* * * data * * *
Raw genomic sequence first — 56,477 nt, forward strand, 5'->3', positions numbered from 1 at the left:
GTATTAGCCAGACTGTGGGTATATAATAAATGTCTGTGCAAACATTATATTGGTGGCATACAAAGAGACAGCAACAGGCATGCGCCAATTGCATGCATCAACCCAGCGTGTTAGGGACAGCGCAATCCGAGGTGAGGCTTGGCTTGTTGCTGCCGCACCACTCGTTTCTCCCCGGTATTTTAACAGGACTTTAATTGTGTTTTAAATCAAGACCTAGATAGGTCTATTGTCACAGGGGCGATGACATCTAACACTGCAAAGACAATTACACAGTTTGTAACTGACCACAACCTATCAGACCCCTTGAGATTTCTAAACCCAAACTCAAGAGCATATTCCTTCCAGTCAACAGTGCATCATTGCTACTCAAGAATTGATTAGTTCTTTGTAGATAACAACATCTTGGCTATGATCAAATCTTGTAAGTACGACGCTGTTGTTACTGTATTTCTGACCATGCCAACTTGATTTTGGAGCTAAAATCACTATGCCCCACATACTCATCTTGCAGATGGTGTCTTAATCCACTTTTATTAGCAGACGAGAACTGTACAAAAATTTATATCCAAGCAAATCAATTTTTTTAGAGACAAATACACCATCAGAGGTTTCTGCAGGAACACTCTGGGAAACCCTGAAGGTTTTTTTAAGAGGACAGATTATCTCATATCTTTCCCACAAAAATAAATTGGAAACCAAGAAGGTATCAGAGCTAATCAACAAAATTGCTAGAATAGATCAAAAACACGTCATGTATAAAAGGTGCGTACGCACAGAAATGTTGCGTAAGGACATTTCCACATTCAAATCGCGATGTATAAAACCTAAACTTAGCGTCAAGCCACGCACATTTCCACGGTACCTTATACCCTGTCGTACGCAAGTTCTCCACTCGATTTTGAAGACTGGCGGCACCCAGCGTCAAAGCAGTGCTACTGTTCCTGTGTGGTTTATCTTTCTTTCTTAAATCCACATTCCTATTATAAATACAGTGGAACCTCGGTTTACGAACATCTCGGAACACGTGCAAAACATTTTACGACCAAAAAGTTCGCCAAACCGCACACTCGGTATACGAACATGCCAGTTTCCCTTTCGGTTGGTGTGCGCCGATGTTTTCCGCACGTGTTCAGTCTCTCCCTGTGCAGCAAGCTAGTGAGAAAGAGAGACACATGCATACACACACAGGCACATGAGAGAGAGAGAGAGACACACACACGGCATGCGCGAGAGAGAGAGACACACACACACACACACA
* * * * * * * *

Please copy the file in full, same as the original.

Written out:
Raw genomic sequence first — 56,477 nt, forward strand, 5'->3', positions numbered from 1 at the left:
GTATTAGCCAGACTGTGGGTATATAATAAATGTCTGTGCAAACATTATATTGGTGGCATACAAAGAGACAGCAACAGGCATGCGCCAATTGCATGCATCAACCCAGCGTGTTAGGGACAGCGCAATCCGAGGTGAGGCTTGGCTTGTTGCTGCCGCACCACTCGTTTCTCCCCGGTATTTTAACAGGACTTTAATTGTGTTTTAAATCAAGACCTAGATAGGTCTATTGTCACAGGGGCGATGACATCTAACACTGCAAAGACAATTACACAGTTTGTAACTGACCACAACCTATCAGACCCCTTGAGATTTCTAAACCCAAACTCAAGAGCATATTCCTTCCAGTCAACAGTGCATCATTGCTACTCAAGAATTGATTAGTTCTTTGTAGATAACAACATCTTGGCTATGATCAAATCTTGTAAGTACGACGCTGTTGTTACTGTATTTCTGACCATGCCAACTTGATTTTGGAGCTAAAATCACTATGCCCCACATACTCATCTTGCAGATGGTGTCTTAATCCACTTTTATTAGCAGACGAGAACTGTACAAAAATTTATATCCAAGCAAATCAATTTTTTTAGAGACAAATACACCATCAGAGGTTTCTGCAGGAACACTCTGGGAAACCCTGAAGGTTTTTTTAAGAGGACAGATTATCTCATATCTTTCCCACAAAAATAAATTGGAAACCAAGAAGGTATCAGAGCTAATCAACAAAATTGCTAGAATAGATCAAAAACACGTCATGTATAAAAGGTGCGTACGCACAGAAATGTTGCGTAAGGACATTTCCACATTCAAATCGCGATGTATAAAACCTAAACTTAGCGTCAAGCCACGCACATTTCCACGGTACCTTATACCCTGTCGTACGCAAGTTCTCCACTCGATTTTGAAGACTGGCGGCACCCAGCGTCAAAGCAGTGCTACTGTTCCTGTGTGGTTTATCTTTCTTTCTTAAATCCACATTCCTATTATAAATACAGTGGAACCTCGGTTTACGAACATCTCGGAACACGTGCAAAACATTTTACGACCAAAAAGTTCGCCAAACCGCACACTCGGTATACGAACATGCCAGTTTCCCTTTCGGTTGGTGTGCGCCGATGTTTTCCGCACGTGTTCAGTCTCTCCCTGTGCAGCAAGCTAGTGAGAAAGAGAGACACATGCATACACACACAGGCACATGAGAGAGAGAGAGAGACACACACACGGCATGCGCGAGAGAGAGAGACACACACACACACACACA